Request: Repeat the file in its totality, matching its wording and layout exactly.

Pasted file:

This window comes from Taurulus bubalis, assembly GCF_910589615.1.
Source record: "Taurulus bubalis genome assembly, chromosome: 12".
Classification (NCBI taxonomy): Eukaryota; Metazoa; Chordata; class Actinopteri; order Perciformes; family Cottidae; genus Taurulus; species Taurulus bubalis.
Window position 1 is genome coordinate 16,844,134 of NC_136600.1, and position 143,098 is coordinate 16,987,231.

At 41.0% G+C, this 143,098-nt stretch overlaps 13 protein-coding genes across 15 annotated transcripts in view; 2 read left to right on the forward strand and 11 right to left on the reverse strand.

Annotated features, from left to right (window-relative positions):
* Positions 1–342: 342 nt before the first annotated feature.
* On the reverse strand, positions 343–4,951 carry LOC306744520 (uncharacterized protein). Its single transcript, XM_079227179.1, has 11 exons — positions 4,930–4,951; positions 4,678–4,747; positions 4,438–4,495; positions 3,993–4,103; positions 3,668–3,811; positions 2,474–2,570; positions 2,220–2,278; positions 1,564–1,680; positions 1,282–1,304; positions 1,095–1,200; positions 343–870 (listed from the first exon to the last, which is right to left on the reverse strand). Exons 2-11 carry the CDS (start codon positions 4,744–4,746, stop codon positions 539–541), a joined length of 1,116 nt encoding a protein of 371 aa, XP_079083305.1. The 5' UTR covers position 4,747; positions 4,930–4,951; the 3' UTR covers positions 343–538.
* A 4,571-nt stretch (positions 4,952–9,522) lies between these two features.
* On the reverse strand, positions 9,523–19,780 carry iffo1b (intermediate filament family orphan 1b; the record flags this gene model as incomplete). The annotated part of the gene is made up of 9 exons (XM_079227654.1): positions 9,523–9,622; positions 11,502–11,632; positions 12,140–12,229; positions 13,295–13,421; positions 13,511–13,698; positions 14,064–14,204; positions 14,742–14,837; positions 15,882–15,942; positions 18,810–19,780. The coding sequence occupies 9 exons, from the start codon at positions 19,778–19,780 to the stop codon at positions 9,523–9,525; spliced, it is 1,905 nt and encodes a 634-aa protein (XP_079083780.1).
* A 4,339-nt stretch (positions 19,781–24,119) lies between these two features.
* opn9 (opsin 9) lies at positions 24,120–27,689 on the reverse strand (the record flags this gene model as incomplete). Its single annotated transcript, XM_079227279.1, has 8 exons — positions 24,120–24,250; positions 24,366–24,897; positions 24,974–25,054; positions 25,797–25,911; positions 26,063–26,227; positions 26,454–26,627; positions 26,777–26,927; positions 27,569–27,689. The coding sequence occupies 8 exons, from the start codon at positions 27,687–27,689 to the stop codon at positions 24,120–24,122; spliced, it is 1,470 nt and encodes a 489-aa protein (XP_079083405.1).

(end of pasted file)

This window comes from Taurulus bubalis, assembly GCF_910589615.1.
Source record: "Taurulus bubalis genome assembly, chromosome: 12".
Classification (NCBI taxonomy): Eukaryota; Metazoa; Chordata; class Actinopteri; order Perciformes; family Cottidae; genus Taurulus; species Taurulus bubalis.
Window position 1 is genome coordinate 16,844,134 of NC_136600.1, and position 143,098 is coordinate 16,987,231.

At 41.0% G+C, this 143,098-nt stretch overlaps 13 protein-coding genes across 15 annotated transcripts in view; 2 read left to right on the forward strand and 11 right to left on the reverse strand.

Annotated features, from left to right (window-relative positions):
* Positions 1–342: 342 nt before the first annotated feature.
* On the reverse strand, positions 343–4,951 carry LOC306744520 (uncharacterized protein). Its single transcript, XM_079227179.1, has 11 exons — positions 4,930–4,951; positions 4,678–4,747; positions 4,438–4,495; positions 3,993–4,103; positions 3,668–3,811; positions 2,474–2,570; positions 2,220–2,278; positions 1,564–1,680; positions 1,282–1,304; positions 1,095–1,200; positions 343–870 (listed from the first exon to the last, which is right to left on the reverse strand). Exons 2-11 carry the CDS (start codon positions 4,744–4,746, stop codon positions 539–541), a joined length of 1,116 nt encoding a protein of 371 aa, XP_079083305.1. The 5' UTR covers position 4,747; positions 4,930–4,951; the 3' UTR covers positions 343–538.
* A 4,571-nt stretch (positions 4,952–9,522) lies between these two features.
* On the reverse strand, positions 9,523–19,780 carry iffo1b (intermediate filament family orphan 1b; the record flags this gene model as incomplete). The annotated part of the gene is made up of 9 exons (XM_079227654.1): positions 9,523–9,622; positions 11,502–11,632; positions 12,140–12,229; positions 13,295–13,421; positions 13,511–13,698; positions 14,064–14,204; positions 14,742–14,837; positions 15,882–15,942; positions 18,810–19,780. The coding sequence occupies 9 exons, from the start codon at positions 19,778–19,780 to the stop codon at positions 9,523–9,525; spliced, it is 1,905 nt and encodes a 634-aa protein (XP_079083780.1).
* A 4,339-nt stretch (positions 19,781–24,119) lies between these two features.
* opn9 (opsin 9) lies at positions 24,120–27,689 on the reverse strand (the record flags this gene model as incomplete). Its single annotated transcript, XM_079227279.1, has 8 exons — positions 24,120–24,250; positions 24,366–24,897; positions 24,974–25,054; positions 25,797–25,911; positions 26,063–26,227; positions 26,454–26,627; positions 26,777–26,927; positions 27,569–27,689. The coding sequence occupies 8 exons, from the start codon at positions 27,687–27,689 to the stop codon at positions 24,120–24,122; spliced, it is 1,470 nt and encodes a 489-aa protein (XP_079083405.1).